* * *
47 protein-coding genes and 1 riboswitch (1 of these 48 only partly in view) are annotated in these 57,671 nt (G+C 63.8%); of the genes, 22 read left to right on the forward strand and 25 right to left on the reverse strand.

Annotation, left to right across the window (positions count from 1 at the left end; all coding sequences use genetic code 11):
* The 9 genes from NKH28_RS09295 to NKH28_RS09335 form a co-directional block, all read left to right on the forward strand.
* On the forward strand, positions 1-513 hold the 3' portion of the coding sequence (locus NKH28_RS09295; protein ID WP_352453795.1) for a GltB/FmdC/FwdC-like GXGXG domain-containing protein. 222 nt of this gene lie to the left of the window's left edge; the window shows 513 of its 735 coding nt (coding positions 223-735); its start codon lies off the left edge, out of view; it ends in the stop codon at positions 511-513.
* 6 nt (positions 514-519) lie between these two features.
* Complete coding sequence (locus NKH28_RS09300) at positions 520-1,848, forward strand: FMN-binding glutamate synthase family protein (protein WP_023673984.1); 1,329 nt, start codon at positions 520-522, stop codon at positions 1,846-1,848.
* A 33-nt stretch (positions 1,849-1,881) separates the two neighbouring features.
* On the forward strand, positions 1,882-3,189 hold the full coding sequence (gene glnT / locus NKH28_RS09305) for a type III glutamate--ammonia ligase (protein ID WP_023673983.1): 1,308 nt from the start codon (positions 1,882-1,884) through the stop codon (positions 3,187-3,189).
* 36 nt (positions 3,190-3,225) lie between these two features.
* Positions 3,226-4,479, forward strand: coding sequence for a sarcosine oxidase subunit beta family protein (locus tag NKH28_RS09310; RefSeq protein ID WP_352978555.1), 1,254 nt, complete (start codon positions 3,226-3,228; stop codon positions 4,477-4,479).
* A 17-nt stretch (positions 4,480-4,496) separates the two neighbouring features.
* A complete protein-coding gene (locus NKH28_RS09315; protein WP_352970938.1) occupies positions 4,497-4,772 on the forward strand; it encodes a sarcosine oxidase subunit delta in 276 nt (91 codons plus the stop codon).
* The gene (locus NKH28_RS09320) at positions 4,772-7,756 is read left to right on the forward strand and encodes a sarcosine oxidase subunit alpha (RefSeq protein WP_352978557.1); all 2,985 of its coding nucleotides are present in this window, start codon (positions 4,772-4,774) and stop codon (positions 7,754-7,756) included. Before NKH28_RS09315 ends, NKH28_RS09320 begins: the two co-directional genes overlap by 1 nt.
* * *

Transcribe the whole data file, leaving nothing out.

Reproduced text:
47 protein-coding genes and 1 riboswitch (1 of these 48 only partly in view) are annotated in these 57,671 nt (G+C 63.8%); of the genes, 22 read left to right on the forward strand and 25 right to left on the reverse strand.

Annotation, left to right across the window (positions count from 1 at the left end; all coding sequences use genetic code 11):
* The 9 genes from NKH28_RS09295 to NKH28_RS09335 form a co-directional block, all read left to right on the forward strand.
* On the forward strand, positions 1-513 hold the 3' portion of the coding sequence (locus NKH28_RS09295; protein ID WP_352453795.1) for a GltB/FmdC/FwdC-like GXGXG domain-containing protein. 222 nt of this gene lie to the left of the window's left edge; the window shows 513 of its 735 coding nt (coding positions 223-735); its start codon lies off the left edge, out of view; it ends in the stop codon at positions 511-513.
* 6 nt (positions 514-519) lie between these two features.
* Complete coding sequence (locus NKH28_RS09300) at positions 520-1,848, forward strand: FMN-binding glutamate synthase family protein (protein WP_023673984.1); 1,329 nt, start codon at positions 520-522, stop codon at positions 1,846-1,848.
* A 33-nt stretch (positions 1,849-1,881) separates the two neighbouring features.
* On the forward strand, positions 1,882-3,189 hold the full coding sequence (gene glnT / locus NKH28_RS09305) for a type III glutamate--ammonia ligase (protein ID WP_023673983.1): 1,308 nt from the start codon (positions 1,882-1,884) through the stop codon (positions 3,187-3,189).
* 36 nt (positions 3,190-3,225) lie between these two features.
* Positions 3,226-4,479, forward strand: coding sequence for a sarcosine oxidase subunit beta family protein (locus tag NKH28_RS09310; RefSeq protein ID WP_352978555.1), 1,254 nt, complete (start codon positions 3,226-3,228; stop codon positions 4,477-4,479).
* A 17-nt stretch (positions 4,480-4,496) separates the two neighbouring features.
* A complete protein-coding gene (locus NKH28_RS09315; protein WP_352970938.1) occupies positions 4,497-4,772 on the forward strand; it encodes a sarcosine oxidase subunit delta in 276 nt (91 codons plus the stop codon).
* The gene (locus NKH28_RS09320) at positions 4,772-7,756 is read left to right on the forward strand and encodes a sarcosine oxidase subunit alpha (RefSeq protein WP_352978557.1); all 2,985 of its coding nucleotides are present in this window, start codon (positions 4,772-4,774) and stop codon (positions 7,754-7,756) included. Before NKH28_RS09315 ends, NKH28_RS09320 begins: the two co-directional genes overlap by 1 nt.